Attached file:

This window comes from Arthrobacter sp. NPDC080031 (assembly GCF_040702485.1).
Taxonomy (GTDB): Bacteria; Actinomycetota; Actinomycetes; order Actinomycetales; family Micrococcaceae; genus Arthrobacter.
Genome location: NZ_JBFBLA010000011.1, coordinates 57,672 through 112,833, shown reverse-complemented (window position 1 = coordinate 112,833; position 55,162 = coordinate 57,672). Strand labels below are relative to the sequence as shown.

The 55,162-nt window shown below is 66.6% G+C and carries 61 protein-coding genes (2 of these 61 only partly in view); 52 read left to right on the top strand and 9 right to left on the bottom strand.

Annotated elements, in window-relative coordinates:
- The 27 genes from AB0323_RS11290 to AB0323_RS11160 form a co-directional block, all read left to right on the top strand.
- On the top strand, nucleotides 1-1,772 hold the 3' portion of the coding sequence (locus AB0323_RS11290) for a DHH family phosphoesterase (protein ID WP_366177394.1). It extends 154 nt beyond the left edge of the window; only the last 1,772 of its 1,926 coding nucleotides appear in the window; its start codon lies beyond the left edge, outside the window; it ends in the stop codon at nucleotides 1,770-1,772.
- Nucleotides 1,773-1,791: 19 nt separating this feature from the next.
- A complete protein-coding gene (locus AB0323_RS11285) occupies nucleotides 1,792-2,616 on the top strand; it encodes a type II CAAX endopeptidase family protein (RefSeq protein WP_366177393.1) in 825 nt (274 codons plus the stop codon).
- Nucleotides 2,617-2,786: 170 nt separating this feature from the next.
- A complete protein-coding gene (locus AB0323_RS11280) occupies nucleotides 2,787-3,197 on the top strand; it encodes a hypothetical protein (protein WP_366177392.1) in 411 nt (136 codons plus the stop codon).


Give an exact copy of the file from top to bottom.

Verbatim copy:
This window comes from Arthrobacter sp. NPDC080031 (assembly GCF_040702485.1).
Taxonomy (GTDB): Bacteria; Actinomycetota; Actinomycetes; order Actinomycetales; family Micrococcaceae; genus Arthrobacter.
Genome location: NZ_JBFBLA010000011.1, coordinates 57,672 through 112,833, shown reverse-complemented (window position 1 = coordinate 112,833; position 55,162 = coordinate 57,672). Strand labels below are relative to the sequence as shown.

The 55,162-nt window shown below is 66.6% G+C and carries 61 protein-coding genes (2 of these 61 only partly in view); 52 read left to right on the top strand and 9 right to left on the bottom strand.

Annotated elements, in window-relative coordinates:
- The 27 genes from AB0323_RS11290 to AB0323_RS11160 form a co-directional block, all read left to right on the top strand.
- On the top strand, nucleotides 1-1,772 hold the 3' portion of the coding sequence (locus AB0323_RS11290) for a DHH family phosphoesterase (protein ID WP_366177394.1). It extends 154 nt beyond the left edge of the window; only the last 1,772 of its 1,926 coding nucleotides appear in the window; its start codon lies beyond the left edge, outside the window; it ends in the stop codon at nucleotides 1,770-1,772.
- Nucleotides 1,773-1,791: 19 nt separating this feature from the next.
- A complete protein-coding gene (locus AB0323_RS11285) occupies nucleotides 1,792-2,616 on the top strand; it encodes a type II CAAX endopeptidase family protein (RefSeq protein WP_366177393.1) in 825 nt (274 codons plus the stop codon).
- Nucleotides 2,617-2,786: 170 nt separating this feature from the next.
- A complete protein-coding gene (locus AB0323_RS11280) occupies nucleotides 2,787-3,197 on the top strand; it encodes a hypothetical protein (protein WP_366177392.1) in 411 nt (136 codons plus the stop codon).